2
votes
1answer
29 views

Is there a name for spaces that always have local sections?

Given a continuous map $p:E \rightarrow B$ Suppose for every point $b \in B$ and a point $x \in p^{-1}b$ in the fibre of it, there is an open set $V$ of $B$ that contains the point $b$ such that ...
1
vote
0answers
28 views

Name of this property: all maps from given class of spaces into $X$ are nullhomotopic?

Let $X$ be a topological space and let $\mathcal{C}$ be some class of topological spaces. Is there a standard name for the following property of $X$? For every space $C\in \mathcal{C}$ all maps $C\to ...
1
vote
2answers
66 views

How to call two subsets that can be deformed into each other?

Given a topological space $X$, is there a canonical name for the equivalence relation generated by the following relation on the subsets of $X$? $A \sim B :\Leftrightarrow \exists \text{ continuous } ...
1
vote
1answer
28 views

$H^1(X) = [X,\mathbb{T}]$?

This is a stupid question, but here goes. I have a compact Hausdorff space $X$, and I am talking about $[X,\mathbb{T}]$, the group of homotopy classes of maps $X \to \mathbb{T}$, where $\mathbb{T}$ ...
3
votes
1answer
46 views

Local topological properties

Could we define the terms locally connected/compact/contractible/simply-connected/whatever to mean that there is a basis (for the topology on our space) of ...
7
votes
0answers
78 views

Origins of the name “Q” and “R” for cofibrant and fibrant replacement functors.

In a model category $\mathscr M$ (in the modern sense, i.e. closed and with functorial factorizations), there is a notion of fibrant and cofibrant replacement functors. Specifically, for any object ...
5
votes
1answer
129 views

What exactly is a dimension?

Maybe this is too broad a question, maybe I need to be more specific. I am just clearing my head here, feel free to ignore at your pleasure. In Linear Algebra, we learned that the dimension of a ...
2
votes
1answer
97 views

Confusion regarding various definitions in defining singular homology

In defining singular homology, A singular $n$-simplex is a continuous mapping $\sigma_n$ from the standard $n$-simplex $\Delta^n$ to a topological space $X$. Notationally, one writes ...
3
votes
0answers
177 views

Torsion-free fundamental group.

Is there a name for spaces whose fundamental group has no torsion? And what, if any, are some nice properties of these spaces?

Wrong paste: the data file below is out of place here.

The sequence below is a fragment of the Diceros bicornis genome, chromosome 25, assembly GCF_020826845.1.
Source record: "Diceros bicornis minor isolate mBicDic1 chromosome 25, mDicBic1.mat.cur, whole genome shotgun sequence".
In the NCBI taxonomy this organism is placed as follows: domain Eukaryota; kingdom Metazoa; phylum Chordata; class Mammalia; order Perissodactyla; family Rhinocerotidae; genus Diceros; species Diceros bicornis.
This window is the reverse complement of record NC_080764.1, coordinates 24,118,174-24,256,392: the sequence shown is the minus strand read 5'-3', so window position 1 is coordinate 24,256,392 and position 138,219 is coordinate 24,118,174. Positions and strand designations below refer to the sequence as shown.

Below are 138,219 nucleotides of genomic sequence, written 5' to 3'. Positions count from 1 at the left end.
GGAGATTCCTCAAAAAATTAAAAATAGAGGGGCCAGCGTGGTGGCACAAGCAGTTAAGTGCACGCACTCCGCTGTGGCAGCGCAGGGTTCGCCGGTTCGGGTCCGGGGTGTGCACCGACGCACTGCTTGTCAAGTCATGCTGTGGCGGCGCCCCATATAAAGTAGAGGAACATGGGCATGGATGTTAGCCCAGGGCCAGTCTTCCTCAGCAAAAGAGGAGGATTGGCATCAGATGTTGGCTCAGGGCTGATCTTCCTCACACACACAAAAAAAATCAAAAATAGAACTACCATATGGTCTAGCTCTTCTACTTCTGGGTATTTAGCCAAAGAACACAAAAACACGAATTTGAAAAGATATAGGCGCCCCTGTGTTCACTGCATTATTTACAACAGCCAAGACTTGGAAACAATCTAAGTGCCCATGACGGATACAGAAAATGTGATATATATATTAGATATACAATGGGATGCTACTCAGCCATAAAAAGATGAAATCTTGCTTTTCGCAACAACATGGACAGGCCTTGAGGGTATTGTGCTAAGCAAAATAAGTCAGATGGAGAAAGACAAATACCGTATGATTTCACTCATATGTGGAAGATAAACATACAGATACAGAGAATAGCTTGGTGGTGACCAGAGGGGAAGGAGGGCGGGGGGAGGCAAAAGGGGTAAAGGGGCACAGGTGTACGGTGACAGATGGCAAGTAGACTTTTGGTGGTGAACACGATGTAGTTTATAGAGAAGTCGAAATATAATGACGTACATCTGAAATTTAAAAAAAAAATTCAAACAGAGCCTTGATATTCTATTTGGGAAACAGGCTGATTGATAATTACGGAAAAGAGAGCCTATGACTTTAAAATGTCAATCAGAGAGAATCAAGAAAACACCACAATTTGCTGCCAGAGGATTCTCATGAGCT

7
votes
2answers
180 views

What is the gender of $K(\pi,n)$ in French?

This is a kind of silly question, but I don't know where else to ask. Suppose I wanted to say "Ceci n'est pas une pipe" but with $K(\pi,n)$ substituted for "pipe." Would the article be "un" or "une"? ...
16
votes
2answers
4k views

“A proof that algebraic topology can never have a non self-contradictory set of abelian groups” - Dr. Sheldon Cooper

In the current episode "The Big Bang Theory", Dr. Sheldon Cooper has a booklet titled "A proof that algebraic topology can never have a non self-contradictory set of abelian groups". I'm still an ...
1
vote
1answer
272 views

Meaning of commutative diagram

What is the meaning of a commutative diagram in mathematics? For example, if a map translate an object, then rotate it around the origin and then translate it again, is this a commutative ...
21
votes
1answer
529 views

An interesting topological space with $4$ elements

There is an interesting topological space $X$ with just four elements $\eta,\eta',x,x'$ whose nontrivial open subsets are $\{\eta\},\{\eta'\},\{\eta,\eta'\}, \{\eta,x,\eta'\}, \{\eta,x',\eta'\}$. This ...
1
vote
0answers
126 views

Terminology in an Exercise of Hatcher

I am trying to solve an exercise in Hatcher "Algebraic Topology" but am a little confused by the terminology he is using (just so you know, it is exercise 5 in chapter 1.1). He that in the problem ...
3
votes
0answers
67 views

Is there are a name for a simplicial complex that is homotopic to the clique complex of its 1-skeleton?

A hollow octahedron is a nice triangulation of the sphere, because once you know the edges, you know everything. The vertices are obviously the ends of the edges, and the faces are any collection of ...
2
votes
1answer
158 views

Extension and reduction of the structure group

Let $H\subset G$ be a subgroup and $\pi:P\to B$ be a principal $H$-bundle. $G$ has a left $H$ action and one can define a principal $G$-bundle $\pi':P\times_H G\to B$ where $P\times_H G$ is ...
2
votes
1answer
88 views

Shellable and Graphs

Suppose we have a graph $G$ of order $n$. Also suppose that we form the coloring complex $S(G)$ of $G$. What does it mean when we say that $S(G)$ is shellable?
21
votes
3answers
1k views

Why algebraic topology is also called combinatorial topology?

I remember reading somewhere(at least more than once) that algebraic topology is also known by the name "Combinatorial Topology" which essentially tags the subject fundamentally with some counting ...
2
votes
1answer
263 views

Meaning of “topologically equivalent”

I've been wondering about "topologically equivalent" for some time now. For example: $S^1$ is "topologically equivalent" to $\mathbb{R}P^1$. I see that they are homotopy equivalent. But are they ...
14
votes
1answer
535 views

When does variété mean manifold?

Following advice from this post, I am in the process of translating Ehresmann's 1934 paper "Sur la Topologie de Certains Espaces Homogènes" from French to English. French-English dictionaries online ...
8
votes
2answers
254 views

Etymology of the name “deck transformation”

What does the word "deck" mean in "deck transformation"? What's the idea behind this name?
14
votes
3answers
2k views

What is a natural isomorphism?

I came across the adjective "natural" many times in my reading and I think this has something to do with category theory. Could someone please illustrate the idea behind this adjective to me? Many ...